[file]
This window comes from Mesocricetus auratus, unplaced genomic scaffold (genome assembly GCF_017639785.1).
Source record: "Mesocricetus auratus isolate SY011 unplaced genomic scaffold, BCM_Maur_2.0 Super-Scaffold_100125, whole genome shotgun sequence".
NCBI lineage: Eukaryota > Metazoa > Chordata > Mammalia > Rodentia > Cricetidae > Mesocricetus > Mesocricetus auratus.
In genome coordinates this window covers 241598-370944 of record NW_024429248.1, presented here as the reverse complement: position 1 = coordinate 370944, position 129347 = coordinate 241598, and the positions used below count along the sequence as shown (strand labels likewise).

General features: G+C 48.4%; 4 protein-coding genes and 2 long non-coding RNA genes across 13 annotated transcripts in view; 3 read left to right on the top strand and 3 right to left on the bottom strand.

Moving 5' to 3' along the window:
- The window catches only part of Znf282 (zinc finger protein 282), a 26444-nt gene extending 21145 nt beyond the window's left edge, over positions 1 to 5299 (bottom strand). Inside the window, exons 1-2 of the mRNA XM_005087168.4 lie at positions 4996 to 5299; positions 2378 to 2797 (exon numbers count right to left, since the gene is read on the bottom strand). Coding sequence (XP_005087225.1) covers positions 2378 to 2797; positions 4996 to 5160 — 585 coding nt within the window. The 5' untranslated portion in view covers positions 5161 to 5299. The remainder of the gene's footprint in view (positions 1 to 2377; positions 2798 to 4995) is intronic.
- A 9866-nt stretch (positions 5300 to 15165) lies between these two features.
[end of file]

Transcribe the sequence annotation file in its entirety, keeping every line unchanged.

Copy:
This window comes from Mesocricetus auratus, unplaced genomic scaffold (genome assembly GCF_017639785.1).
Source record: "Mesocricetus auratus isolate SY011 unplaced genomic scaffold, BCM_Maur_2.0 Super-Scaffold_100125, whole genome shotgun sequence".
NCBI lineage: Eukaryota > Metazoa > Chordata > Mammalia > Rodentia > Cricetidae > Mesocricetus > Mesocricetus auratus.
In genome coordinates this window covers 241598-370944 of record NW_024429248.1, presented here as the reverse complement: position 1 = coordinate 370944, position 129347 = coordinate 241598, and the positions used below count along the sequence as shown (strand labels likewise).

General features: G+C 48.4%; 4 protein-coding genes and 2 long non-coding RNA genes across 13 annotated transcripts in view; 3 read left to right on the top strand and 3 right to left on the bottom strand.

Moving 5' to 3' along the window:
- The window catches only part of Znf282 (zinc finger protein 282), a 26444-nt gene extending 21145 nt beyond the window's left edge, over positions 1 to 5299 (bottom strand). Inside the window, exons 1-2 of the mRNA XM_005087168.4 lie at positions 4996 to 5299; positions 2378 to 2797 (exon numbers count right to left, since the gene is read on the bottom strand). Coding sequence (XP_005087225.1) covers positions 2378 to 2797; positions 4996 to 5160 — 585 coding nt within the window. The 5' untranslated portion in view covers positions 5161 to 5299. The remainder of the gene's footprint in view (positions 1 to 2377; positions 2798 to 4995) is intronic.
- A 9866-nt stretch (positions 5300 to 15165) lies between these two features.